Yes, for odd $n$, the ring $(\mathbb Z/n)[i,j,k]$ is isomorphic to the ring of two-by-two matrices over $\mathbb Z/n$.

To explain this, it is better to write $\mathbb Z/n$ and $\mathbb Z/p$ rather than $\mathbb Z_n$ and $\mathbb Z_p$, because, in fact, the decisive statement concerns $p$-adic integers $\mathbb Z_p$, and we should reserve the notation for that.

What is true is that, using the notation for $p$-adic integers, for odd prime $p$, $\mathbb Z_p[i,j,k]$ is the full matrix ring over the $p$-adic integers $\mathbb Z_p$. Granting this for a moment, $(\mathbb Z/p^\ell)[i,j,k]$ is the image of $\mathbb Z_p[i,j,k]$ by mapping $p^\ell \mathbb Z_p$ to $0$, since $\mathbb Z_p/p^\ell \mathbb Z_p\approx \mathbb Z/p^\ell \mathbb Z$.

By Sun-Ze's theorem, the general $\mathbb Z/n$ is the sum of the $\mathbb Z/p^\ell$ where $p^\ell$ are the prime powers dividing $n$. Thus, for odd $n$, $(\mathbb Z/n)[i,j,k]$ is the sum of the corresponding rings for the $p^\ell$.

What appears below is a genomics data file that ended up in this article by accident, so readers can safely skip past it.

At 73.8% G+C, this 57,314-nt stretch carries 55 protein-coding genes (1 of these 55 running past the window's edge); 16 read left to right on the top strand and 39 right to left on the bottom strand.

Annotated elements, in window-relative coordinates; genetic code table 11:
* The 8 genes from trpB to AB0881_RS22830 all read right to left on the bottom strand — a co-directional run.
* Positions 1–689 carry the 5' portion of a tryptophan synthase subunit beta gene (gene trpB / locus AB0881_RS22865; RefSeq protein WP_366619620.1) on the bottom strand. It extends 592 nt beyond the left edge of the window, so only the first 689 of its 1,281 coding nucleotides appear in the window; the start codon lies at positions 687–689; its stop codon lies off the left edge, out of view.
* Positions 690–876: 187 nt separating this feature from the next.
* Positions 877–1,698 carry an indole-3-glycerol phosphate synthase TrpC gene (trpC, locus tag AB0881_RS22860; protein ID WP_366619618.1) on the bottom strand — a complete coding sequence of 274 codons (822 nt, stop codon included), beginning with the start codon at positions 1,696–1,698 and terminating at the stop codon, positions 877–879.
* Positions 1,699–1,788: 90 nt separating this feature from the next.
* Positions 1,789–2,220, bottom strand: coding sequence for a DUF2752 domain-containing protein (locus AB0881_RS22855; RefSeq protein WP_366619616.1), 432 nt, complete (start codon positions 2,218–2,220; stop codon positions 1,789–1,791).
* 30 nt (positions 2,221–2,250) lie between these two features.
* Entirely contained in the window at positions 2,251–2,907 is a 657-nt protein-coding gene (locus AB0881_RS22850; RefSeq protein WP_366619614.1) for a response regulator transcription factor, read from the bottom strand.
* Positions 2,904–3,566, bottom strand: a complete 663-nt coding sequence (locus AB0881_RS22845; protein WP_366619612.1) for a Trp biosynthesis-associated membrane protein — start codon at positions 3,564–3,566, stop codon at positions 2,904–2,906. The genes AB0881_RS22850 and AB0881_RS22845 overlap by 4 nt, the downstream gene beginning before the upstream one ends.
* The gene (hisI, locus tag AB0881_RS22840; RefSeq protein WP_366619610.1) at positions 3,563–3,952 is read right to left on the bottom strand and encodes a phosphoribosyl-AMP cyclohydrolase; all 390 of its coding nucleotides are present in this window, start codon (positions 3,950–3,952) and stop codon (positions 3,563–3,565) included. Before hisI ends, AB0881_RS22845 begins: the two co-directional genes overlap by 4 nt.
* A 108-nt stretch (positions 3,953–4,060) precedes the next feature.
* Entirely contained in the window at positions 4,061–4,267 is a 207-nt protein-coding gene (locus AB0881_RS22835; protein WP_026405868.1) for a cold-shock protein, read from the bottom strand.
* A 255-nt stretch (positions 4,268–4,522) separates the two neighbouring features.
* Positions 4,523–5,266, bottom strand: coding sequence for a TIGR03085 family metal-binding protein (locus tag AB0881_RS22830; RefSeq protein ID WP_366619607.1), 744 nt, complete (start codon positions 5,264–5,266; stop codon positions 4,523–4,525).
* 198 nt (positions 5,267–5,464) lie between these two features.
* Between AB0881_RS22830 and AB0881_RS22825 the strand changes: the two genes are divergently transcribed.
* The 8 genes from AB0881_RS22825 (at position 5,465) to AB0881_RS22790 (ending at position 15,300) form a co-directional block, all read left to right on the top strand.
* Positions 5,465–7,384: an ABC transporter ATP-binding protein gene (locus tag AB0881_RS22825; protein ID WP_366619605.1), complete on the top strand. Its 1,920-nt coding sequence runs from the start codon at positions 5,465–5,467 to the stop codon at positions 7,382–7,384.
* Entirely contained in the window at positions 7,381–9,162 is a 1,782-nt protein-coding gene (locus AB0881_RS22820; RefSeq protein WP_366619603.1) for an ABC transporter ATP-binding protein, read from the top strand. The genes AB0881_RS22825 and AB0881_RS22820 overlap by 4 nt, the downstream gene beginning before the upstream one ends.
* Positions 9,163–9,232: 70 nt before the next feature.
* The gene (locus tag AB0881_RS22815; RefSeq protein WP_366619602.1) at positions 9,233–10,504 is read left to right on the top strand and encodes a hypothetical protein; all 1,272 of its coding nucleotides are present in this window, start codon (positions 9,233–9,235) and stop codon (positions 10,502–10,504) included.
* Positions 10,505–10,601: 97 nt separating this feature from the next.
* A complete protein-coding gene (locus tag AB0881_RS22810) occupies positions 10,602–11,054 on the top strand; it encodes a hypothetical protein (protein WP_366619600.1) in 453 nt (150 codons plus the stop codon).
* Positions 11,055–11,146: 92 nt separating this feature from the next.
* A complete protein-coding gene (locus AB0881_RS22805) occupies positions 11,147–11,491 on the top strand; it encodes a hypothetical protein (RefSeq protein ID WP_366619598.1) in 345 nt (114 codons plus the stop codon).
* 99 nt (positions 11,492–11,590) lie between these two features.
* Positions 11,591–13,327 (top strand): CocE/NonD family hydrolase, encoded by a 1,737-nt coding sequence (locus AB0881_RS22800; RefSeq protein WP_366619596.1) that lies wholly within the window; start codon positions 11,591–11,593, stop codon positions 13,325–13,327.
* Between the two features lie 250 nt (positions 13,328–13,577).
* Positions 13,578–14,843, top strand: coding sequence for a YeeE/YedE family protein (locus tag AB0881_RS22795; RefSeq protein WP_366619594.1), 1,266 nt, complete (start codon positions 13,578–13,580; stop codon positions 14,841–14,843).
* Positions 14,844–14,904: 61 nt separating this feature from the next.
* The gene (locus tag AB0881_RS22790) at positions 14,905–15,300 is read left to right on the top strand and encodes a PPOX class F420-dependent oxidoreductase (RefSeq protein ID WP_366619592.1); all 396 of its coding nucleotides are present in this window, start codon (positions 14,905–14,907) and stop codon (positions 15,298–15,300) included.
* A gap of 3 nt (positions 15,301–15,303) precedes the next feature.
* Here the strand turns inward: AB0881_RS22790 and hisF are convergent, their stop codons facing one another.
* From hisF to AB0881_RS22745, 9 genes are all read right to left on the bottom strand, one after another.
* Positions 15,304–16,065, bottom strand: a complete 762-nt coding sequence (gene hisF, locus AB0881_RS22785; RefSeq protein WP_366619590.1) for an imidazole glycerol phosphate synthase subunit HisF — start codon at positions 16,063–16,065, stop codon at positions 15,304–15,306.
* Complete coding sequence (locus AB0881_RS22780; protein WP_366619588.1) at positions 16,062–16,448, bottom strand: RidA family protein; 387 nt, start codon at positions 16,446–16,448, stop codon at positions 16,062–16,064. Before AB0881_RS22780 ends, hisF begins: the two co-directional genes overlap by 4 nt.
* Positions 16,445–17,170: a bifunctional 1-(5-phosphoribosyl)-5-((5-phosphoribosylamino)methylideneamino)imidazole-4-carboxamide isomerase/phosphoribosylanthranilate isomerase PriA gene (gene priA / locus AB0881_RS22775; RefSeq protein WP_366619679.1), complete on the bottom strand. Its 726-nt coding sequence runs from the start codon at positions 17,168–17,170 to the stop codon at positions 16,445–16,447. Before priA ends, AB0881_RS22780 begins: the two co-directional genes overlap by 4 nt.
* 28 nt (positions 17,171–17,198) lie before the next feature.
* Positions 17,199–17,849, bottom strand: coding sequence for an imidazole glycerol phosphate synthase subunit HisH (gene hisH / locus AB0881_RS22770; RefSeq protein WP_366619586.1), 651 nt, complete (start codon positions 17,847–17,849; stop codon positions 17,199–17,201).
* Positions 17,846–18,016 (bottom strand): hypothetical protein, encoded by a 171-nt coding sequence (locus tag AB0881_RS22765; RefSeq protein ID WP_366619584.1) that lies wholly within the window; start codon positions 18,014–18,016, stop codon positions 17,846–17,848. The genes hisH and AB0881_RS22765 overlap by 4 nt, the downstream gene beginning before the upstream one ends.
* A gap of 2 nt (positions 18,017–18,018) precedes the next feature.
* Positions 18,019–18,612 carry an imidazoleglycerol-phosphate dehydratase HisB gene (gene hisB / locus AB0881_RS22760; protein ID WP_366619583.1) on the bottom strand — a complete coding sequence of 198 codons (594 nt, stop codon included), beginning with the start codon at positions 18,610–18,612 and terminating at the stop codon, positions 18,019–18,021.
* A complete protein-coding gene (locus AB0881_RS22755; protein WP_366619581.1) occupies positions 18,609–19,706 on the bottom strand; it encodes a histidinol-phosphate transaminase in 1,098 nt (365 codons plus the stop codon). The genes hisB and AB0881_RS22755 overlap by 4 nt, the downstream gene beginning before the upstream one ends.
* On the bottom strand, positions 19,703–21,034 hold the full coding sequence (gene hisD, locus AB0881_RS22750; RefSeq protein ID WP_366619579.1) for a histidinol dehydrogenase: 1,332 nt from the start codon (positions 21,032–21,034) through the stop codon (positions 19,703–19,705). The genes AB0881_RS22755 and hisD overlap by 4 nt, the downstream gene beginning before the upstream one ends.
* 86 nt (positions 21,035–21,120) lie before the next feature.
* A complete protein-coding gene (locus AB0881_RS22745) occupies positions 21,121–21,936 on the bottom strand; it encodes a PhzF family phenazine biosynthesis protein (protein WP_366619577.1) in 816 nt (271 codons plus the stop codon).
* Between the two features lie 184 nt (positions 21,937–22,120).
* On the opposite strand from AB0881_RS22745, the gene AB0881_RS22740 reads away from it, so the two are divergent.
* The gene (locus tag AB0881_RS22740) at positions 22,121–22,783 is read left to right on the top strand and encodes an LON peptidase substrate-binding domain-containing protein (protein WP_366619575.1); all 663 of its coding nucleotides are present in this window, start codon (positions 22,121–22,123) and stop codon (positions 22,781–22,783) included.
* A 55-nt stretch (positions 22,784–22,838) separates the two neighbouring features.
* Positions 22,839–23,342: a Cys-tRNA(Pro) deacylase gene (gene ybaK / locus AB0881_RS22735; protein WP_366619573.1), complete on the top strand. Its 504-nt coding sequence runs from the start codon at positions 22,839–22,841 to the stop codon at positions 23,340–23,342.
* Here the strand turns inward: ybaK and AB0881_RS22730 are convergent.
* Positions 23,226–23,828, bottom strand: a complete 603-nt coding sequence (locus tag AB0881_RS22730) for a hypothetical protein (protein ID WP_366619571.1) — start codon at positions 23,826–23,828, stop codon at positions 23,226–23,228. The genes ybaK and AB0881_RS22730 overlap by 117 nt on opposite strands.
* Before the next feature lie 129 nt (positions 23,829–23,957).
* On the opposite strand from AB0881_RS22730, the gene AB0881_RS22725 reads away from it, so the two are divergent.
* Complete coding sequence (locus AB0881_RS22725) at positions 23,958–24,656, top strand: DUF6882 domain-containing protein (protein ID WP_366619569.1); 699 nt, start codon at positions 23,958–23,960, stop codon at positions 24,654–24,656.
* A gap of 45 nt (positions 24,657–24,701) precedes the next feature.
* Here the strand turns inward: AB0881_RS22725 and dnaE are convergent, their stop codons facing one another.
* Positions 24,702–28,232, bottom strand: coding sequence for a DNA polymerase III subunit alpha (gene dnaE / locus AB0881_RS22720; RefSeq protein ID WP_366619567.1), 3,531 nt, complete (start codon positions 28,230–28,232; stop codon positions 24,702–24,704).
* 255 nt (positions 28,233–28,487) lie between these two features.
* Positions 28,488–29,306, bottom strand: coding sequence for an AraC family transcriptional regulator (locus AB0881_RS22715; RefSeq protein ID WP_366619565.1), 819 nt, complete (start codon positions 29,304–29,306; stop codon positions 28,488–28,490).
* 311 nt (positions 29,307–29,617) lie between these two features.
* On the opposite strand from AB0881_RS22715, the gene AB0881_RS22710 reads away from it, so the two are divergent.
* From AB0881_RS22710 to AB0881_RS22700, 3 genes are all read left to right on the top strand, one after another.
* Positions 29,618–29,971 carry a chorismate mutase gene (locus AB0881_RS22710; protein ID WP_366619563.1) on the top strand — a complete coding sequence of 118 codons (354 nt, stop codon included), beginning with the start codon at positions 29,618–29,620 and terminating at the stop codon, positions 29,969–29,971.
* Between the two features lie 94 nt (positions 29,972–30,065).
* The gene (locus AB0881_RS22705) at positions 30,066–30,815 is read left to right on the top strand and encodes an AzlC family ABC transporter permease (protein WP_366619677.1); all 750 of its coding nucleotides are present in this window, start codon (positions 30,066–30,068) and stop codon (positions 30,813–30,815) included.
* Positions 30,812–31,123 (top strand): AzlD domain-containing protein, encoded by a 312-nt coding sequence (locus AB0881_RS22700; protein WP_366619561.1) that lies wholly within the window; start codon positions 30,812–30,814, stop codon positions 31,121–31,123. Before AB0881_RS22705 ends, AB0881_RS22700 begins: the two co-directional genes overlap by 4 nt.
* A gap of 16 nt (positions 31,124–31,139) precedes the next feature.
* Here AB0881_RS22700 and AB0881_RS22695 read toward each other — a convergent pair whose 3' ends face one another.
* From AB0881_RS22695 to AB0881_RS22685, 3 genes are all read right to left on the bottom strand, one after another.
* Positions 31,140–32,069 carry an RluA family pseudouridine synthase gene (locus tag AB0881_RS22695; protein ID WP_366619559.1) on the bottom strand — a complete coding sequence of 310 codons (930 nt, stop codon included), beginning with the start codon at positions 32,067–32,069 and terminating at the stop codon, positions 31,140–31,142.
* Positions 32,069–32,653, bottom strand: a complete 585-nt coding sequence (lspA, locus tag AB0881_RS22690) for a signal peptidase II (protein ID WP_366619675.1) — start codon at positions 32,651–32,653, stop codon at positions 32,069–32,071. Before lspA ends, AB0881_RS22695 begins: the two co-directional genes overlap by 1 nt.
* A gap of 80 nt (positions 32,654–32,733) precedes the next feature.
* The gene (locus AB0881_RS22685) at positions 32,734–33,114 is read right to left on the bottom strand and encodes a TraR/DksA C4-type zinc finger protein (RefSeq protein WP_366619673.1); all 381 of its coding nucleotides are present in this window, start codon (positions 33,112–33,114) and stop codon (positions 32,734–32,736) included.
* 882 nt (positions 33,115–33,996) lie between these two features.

To prove that $\mathbb Z_p[i,j,k]$ is the full matrix ring, start with the point that $\mathbb Q_p[i,j,k]$ is the full matrix ring, for odd $p$. There are various proofs of this... For example, the surjectivity of norms on finite fields, together with Hensel's Lemma, proves that the quadratic form $a^2+b^2+c^2+d^2=\hbox{norm}(a+bi+cj+dk)$ has a non-trivial zero, so $\mathbb Q_p[i,j,k]$ is not a division ring.

The additional ingredient is that the ring of "Hurwitz integers" consisting of $\mathbb Z[i,j,k]$ with $(1+i+j+k)/2$ adjoined is Euclidean, in the appropriate sense for a non-commutative ring. "Locally" at odd primes $p$, the $1/2$ in the definition of the Hurwitz integers is a unit, so, locally, at odd primes, the $p$-adic version of the Hurwitz integers is the naive notion of local quaternion integers, $\mathbb Z_p[i,j,k]$. The rest of the discussion is just clean-up.